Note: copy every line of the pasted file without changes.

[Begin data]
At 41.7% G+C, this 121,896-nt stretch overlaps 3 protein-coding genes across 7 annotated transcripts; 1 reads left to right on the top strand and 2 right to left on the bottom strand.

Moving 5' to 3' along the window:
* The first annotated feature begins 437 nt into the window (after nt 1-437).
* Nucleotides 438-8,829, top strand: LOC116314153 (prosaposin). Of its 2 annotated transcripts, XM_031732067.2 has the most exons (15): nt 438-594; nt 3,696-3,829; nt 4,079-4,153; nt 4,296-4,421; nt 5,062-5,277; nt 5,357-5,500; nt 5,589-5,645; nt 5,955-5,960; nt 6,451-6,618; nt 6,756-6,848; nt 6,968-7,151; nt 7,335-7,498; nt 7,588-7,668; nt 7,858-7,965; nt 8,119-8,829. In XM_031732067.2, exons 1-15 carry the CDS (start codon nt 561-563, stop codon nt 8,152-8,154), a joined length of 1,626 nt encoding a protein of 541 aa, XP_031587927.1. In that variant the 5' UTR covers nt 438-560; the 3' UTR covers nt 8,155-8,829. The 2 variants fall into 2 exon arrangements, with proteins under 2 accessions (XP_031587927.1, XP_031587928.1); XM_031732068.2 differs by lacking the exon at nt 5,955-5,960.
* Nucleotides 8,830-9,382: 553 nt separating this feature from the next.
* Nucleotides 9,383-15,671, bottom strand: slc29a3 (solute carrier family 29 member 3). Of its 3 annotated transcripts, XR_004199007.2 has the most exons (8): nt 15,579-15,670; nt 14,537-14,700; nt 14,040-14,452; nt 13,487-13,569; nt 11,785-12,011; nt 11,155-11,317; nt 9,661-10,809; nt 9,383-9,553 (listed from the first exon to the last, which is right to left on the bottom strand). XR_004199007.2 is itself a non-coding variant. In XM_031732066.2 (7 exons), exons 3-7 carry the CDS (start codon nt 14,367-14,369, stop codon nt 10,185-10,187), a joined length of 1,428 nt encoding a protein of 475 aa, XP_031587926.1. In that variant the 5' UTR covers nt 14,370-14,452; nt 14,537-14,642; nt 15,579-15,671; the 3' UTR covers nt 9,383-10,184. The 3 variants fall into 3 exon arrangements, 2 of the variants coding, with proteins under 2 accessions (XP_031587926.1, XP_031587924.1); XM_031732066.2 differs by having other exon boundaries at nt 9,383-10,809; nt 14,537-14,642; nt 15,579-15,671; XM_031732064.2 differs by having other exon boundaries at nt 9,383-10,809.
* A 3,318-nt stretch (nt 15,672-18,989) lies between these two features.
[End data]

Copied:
At 41.7% G+C, this 121,896-nt stretch overlaps 3 protein-coding genes across 7 annotated transcripts; 1 reads left to right on the top strand and 2 right to left on the bottom strand.

Moving 5' to 3' along the window:
* The first annotated feature begins 437 nt into the window (after nt 1-437).
* Nucleotides 438-8,829, top strand: LOC116314153 (prosaposin). Of its 2 annotated transcripts, XM_031732067.2 has the most exons (15): nt 438-594; nt 3,696-3,829; nt 4,079-4,153; nt 4,296-4,421; nt 5,062-5,277; nt 5,357-5,500; nt 5,589-5,645; nt 5,955-5,960; nt 6,451-6,618; nt 6,756-6,848; nt 6,968-7,151; nt 7,335-7,498; nt 7,588-7,668; nt 7,858-7,965; nt 8,119-8,829. In XM_031732067.2, exons 1-15 carry the CDS (start codon nt 561-563, stop codon nt 8,152-8,154), a joined length of 1,626 nt encoding a protein of 541 aa, XP_031587927.1. In that variant the 5' UTR covers nt 438-560; the 3' UTR covers nt 8,155-8,829. The 2 variants fall into 2 exon arrangements, with proteins under 2 accessions (XP_031587927.1, XP_031587928.1); XM_031732068.2 differs by lacking the exon at nt 5,955-5,960.
* Nucleotides 8,830-9,382: 553 nt separating this feature from the next.
* Nucleotides 9,383-15,671, bottom strand: slc29a3 (solute carrier family 29 member 3). Of its 3 annotated transcripts, XR_004199007.2 has the most exons (8): nt 15,579-15,670; nt 14,537-14,700; nt 14,040-14,452; nt 13,487-13,569; nt 11,785-12,011; nt 11,155-11,317; nt 9,661-10,809; nt 9,383-9,553 (listed from the first exon to the last, which is right to left on the bottom strand). XR_004199007.2 is itself a non-coding variant. In XM_031732066.2 (7 exons), exons 3-7 carry the CDS (start codon nt 14,367-14,369, stop codon nt 10,185-10,187), a joined length of 1,428 nt encoding a protein of 475 aa, XP_031587926.1. In that variant the 5' UTR covers nt 14,370-14,452; nt 14,537-14,642; nt 15,579-15,671; the 3' UTR covers nt 9,383-10,184. The 3 variants fall into 3 exon arrangements, 2 of the variants coding, with proteins under 2 accessions (XP_031587926.1, XP_031587924.1); XM_031732066.2 differs by having other exon boundaries at nt 9,383-10,809; nt 14,537-14,642; nt 15,579-15,671; XM_031732064.2 differs by having other exon boundaries at nt 9,383-10,809.
* A 3,318-nt stretch (nt 15,672-18,989) lies between these two features.